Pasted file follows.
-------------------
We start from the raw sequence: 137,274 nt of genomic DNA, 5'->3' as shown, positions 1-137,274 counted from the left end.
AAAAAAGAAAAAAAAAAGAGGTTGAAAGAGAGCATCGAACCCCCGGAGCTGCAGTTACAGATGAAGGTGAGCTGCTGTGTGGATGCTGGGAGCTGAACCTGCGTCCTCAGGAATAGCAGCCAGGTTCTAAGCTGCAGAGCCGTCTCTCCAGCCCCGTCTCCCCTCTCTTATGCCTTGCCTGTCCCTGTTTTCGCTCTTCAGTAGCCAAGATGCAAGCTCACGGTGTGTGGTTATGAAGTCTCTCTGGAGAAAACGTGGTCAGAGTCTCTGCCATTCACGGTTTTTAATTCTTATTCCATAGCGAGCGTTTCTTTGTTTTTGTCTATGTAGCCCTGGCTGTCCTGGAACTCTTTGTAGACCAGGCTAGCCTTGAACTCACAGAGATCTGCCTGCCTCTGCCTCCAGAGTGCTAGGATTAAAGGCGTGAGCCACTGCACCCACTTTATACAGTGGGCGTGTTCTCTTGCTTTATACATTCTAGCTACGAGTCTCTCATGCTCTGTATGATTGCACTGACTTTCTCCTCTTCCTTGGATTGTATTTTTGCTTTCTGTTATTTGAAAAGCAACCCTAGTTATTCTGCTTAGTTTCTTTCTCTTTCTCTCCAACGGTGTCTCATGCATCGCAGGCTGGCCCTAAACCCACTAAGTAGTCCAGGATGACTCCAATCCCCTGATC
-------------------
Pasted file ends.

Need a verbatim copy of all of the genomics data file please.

We start from the raw sequence: 137,274 nt of genomic DNA, 5'->3' as shown, positions 1-137,274 counted from the left end.
AAAAAAGAAAAAAAAAAGAGGTTGAAAGAGAGCATCGAACCCCCGGAGCTGCAGTTACAGATGAAGGTGAGCTGCTGTGTGGATGCTGGGAGCTGAACCTGCGTCCTCAGGAATAGCAGCCAGGTTCTAAGCTGCAGAGCCGTCTCTCCAGCCCCGTCTCCCCTCTCTTATGCCTTGCCTGTCCCTGTTTTCGCTCTTCAGTAGCCAAGATGCAAGCTCACGGTGTGTGGTTATGAAGTCTCTCTGGAGAAAACGTGGTCAGAGTCTCTGCCATTCACGGTTTTTAATTCTTATTCCATAGCGAGCGTTTCTTTGTTTTTGTCTATGTAGCCCTGGCTGTCCTGGAACTCTTTGTAGACCAGGCTAGCCTTGAACTCACAGAGATCTGCCTGCCTCTGCCTCCAGAGTGCTAGGATTAAAGGCGTGAGCCACTGCACCCACTTTATACAGTGGGCGTGTTCTCTTGCTTTATACATTCTAGCTACGAGTCTCTCATGCTCTGTATGATTGCACTGACTTTCTCCTCTTCCTTGGATTGTATTTTTGCTTTCTGTTATTTGAAAAGCAACCCTAGTTATTCTGCTTAGTTTCTTTCTCTTTCTCTCCAACGGTGTCTCATGCATCGCAGGCTGGCCCTAAACCCACTAAGTAGTCCAGGATGACTCCAATCCCCTGATC